Wisconsin. Two decisions in separate suits filed in state court — one by the Milwaukee NAACP, the other by the League of Women Voters — both invalidated the state’s voter photo ID law, enacted last year.
The state attorney general has appealed one decision and is expected to appeal the second. AARP is weighing its legal options. In any case, no ruling is expected until after Nov. 6, meaning a photo ID won’t be required to vote.
The University of Wisconsin-Milwaukee estimated in 2005 that nearly 180,000 state residents 65 and older lacked a driver’s license or official photo ID.
Virginia. After considering several voter ID bills that AARP Virginia testified against, the state legislature passed a law that allows a greater variety of ID to vote, including a current utility bill. But there’s a catch: If you come to the polls without acceptable ID, you can sign a provisional ballot and if you return with an approved ID within three days your vote will count.
Texas. A federal court ruled against a lawsuit that Texas filed after the U.S. Justice Department blocked the state’s voter ID law on the grounds that it discriminates against Hispanics. The case may wind up in the U.S. Supreme Court.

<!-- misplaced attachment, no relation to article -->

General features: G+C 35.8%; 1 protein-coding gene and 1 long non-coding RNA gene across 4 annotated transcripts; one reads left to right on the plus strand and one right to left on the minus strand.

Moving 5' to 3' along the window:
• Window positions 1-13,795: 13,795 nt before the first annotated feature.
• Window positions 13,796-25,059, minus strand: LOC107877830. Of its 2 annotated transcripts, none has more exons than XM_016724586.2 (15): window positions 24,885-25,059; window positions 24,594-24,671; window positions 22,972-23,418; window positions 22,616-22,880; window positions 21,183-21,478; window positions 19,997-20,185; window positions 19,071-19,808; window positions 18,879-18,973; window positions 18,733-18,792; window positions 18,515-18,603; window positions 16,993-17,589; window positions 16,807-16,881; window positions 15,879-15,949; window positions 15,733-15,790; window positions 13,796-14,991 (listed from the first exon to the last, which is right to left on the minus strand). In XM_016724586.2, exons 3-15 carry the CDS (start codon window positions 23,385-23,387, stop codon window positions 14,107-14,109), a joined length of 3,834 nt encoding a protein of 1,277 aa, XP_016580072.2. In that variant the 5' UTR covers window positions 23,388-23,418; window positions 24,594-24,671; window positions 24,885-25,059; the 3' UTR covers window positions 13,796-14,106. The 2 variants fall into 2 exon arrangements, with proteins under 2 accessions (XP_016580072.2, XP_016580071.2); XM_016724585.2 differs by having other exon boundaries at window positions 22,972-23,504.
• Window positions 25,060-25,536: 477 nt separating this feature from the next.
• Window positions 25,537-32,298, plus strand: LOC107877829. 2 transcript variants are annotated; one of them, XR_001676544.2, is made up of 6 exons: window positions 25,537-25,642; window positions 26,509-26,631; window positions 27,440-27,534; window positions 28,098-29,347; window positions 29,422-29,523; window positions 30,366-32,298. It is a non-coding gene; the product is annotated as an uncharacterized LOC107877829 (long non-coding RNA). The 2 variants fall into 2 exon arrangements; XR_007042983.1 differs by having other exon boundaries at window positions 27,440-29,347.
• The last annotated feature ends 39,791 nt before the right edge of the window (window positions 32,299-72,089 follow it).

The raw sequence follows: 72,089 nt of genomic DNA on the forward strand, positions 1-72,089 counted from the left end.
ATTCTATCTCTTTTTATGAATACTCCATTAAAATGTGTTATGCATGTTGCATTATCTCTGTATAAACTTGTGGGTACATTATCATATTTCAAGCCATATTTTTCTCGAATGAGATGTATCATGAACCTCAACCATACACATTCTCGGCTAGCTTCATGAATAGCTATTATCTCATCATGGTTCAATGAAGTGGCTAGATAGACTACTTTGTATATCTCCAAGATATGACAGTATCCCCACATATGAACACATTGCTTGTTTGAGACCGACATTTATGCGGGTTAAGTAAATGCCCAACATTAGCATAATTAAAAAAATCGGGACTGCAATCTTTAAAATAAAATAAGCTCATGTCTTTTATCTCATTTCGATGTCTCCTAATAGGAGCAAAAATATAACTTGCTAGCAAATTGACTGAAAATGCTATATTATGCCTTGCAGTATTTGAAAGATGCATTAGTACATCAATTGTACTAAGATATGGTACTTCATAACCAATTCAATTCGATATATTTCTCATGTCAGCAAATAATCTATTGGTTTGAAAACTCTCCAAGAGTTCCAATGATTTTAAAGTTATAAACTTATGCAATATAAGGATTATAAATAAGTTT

AARP Texas lobbied against the 2011 law, which requires voters to show certain forms of government-issued photo IDs. AARP hasn’t joined in the suit.
South Carolina. The Justice Department twice rejected South Carolina’s photo ID law, enacted in 2011. The state attorney general has asked a federal court to allow the law to go into effect, but the case won’t be heard until late September.
A year ago the state election commission said that nearly 217,000 registered voters in South Carolina didn’t have a state-issued photo ID. Now the commission is expressing concern about being able to provide photo IDs by Nov. 6 if the court allows the law to go into effect. The commission also said it has no documented cases of voter impersonation at the polls.
Battles over voter ID laws have played out in a number of other states, many with involvement by AARP state offices or AARP Foundation Litigation. A law challenged in Missouri fell, but those challenged in Arizona, Georgia, Indiana and Michigan were upheld. AARP and allies thus far have succeeded in setting aside a law requiring Arizonans attempting to register to vote to present proof of citizenship. This requirement is unnecessary, AARP argues, given that all such voters face serious criminal penalties if they violate a signed and sworn oath that they are citizens.
Older voters pay close attention to election campaigns and turn out in the greatest numbers. Yet voter ID laws affect them in disproportionate numbers. There appears to be little reason to expect efforts to pass these laws to go away, and likewise there’s little reason to expect fights that encourage people to vote to let up either.
Marsha Mercer is an independent journalist in Northern Virginia.